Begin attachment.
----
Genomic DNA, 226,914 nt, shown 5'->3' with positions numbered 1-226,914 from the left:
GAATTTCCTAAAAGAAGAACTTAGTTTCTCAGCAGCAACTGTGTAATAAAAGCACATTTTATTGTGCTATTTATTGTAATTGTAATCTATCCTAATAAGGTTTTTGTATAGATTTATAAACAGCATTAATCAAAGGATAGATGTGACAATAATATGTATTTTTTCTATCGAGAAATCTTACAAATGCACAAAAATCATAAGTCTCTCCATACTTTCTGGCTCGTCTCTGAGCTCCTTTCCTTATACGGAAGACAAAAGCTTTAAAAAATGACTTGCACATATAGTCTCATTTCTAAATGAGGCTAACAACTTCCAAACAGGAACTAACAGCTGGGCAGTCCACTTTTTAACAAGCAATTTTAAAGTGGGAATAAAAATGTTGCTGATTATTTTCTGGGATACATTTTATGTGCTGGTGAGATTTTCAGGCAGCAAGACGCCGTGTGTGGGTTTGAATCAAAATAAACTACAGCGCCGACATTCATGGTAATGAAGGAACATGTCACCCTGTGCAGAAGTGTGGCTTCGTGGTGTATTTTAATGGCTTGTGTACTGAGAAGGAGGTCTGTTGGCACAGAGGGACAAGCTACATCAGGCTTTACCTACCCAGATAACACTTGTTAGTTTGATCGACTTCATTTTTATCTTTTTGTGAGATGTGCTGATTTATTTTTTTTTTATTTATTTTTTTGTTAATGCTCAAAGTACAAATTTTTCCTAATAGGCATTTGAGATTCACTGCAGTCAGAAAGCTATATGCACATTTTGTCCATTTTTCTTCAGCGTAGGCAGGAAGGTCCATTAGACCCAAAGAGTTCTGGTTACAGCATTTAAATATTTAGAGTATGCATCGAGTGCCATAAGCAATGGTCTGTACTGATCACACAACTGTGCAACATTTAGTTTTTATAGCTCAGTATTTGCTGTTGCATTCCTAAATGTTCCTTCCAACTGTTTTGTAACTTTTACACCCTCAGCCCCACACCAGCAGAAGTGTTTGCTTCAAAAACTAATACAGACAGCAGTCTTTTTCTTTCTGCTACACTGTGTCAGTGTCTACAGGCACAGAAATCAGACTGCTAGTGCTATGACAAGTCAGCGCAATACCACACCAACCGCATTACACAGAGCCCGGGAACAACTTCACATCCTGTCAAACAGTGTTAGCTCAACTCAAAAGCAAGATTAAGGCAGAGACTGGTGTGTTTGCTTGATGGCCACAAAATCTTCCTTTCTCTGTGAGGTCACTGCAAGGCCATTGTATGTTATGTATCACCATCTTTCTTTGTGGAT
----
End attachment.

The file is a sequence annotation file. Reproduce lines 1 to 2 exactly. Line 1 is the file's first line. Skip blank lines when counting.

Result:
Genomic DNA, 226,914 nt, shown 5'->3' with positions numbered 1-226,914 from the left:
GAATTTCCTAAAAGAAGAACTTAGTTTCTCAGCAGCAACTGTGTAATAAAAGCACATTTTATTGTGCTATTTATTGTAATTGTAATCTATCCTAATAAGGTTTTTGTATAGATTTATAAACAGCATTAATCAAAGGATAGATGTGACAATAATATGTATTTTTTCTATCGAGAAATCTTACAAATGCACAAAAATCATAAGTCTCTCCATACTTTCTGGCTCGTCTCTGAGCTCCTTTCCTTATACGGAAGACAAAAGCTTTAAAAAATGACTTGCACATATAGTCTCATTTCTAAATGAGGCTAACAACTTCCAAACAGGAACTAACAGCTGGGCAGTCCACTTTTTAACAAGCAATTTTAAAGTGGGAATAAAAATGTTGCTGATTATTTTCTGGGATACATTTTATGTGCTGGTGAGATTTTCAGGCAGCAAGACGCCGTGTGTGGGTTTGAATCAAAATAAACTACAGCGCCGACATTCATGGTAATGAAGGAACATGTCACCCTGTGCAGAAGTGTGGCTTCGTGGTGTATTTTAATGGCTTGTGTACTGAGAAGGAGGTCTGTTGGCACAGAGGGACAAGCTACATCAGGCTTTACCTACCCAGATAACACTTGTTAGTTTGATCGACTTCATTTTTATCTTTTTGTGAGATGTGCTGATTTATTTTTTTTTTATTTATTTTTTTGTTAATGCTCAAAGTACAAATTTTTCCTAATAGGCATTTGAGATTCACTGCAGTCAGAAAGCTATATGCACATTTTGTCCATTTTTCTTCAGCGTAGGCAGGAAGGTCCATTAGACCCAAAGAGTTCTGGTTACAGCATTTAAATATTTAGAGTATGCATCGAGTGCCATAAGCAATGGTCTGTACTGATCACACAACTGTGCAACATTTAGTTTTTATAGCTCAGTATTTGCTGTTGCATTCCTAAATGTTCCTTCCAACTGTTTTGTAACTTTTACACCCTCAGCCCCACACCAGCAGAAGTGTTTGCTTCAAAAACTAATACAGACAGCAGTCTTTTTCTTTCTGCTACACTGTGTCAGTGTCTACAGGCACAGAAATCAGACTGCTAGTGCTATGACAAGTCAGCGCAATACCACACCAACCGCATTACACAGAGCCCGGGAACAACTTCACATCCTGTCAAACAGTGTTAGCTCAACTCAAAAGCAAGATTAAGGCAGAGACTGGTGTGTTTGCTTGATGGCCACAAAATCTTCCTTTCTCTGTGAGGTCACTGCAAGGCCATTGTATGTTATGTATCACCATCTTTCTTTGTGGAT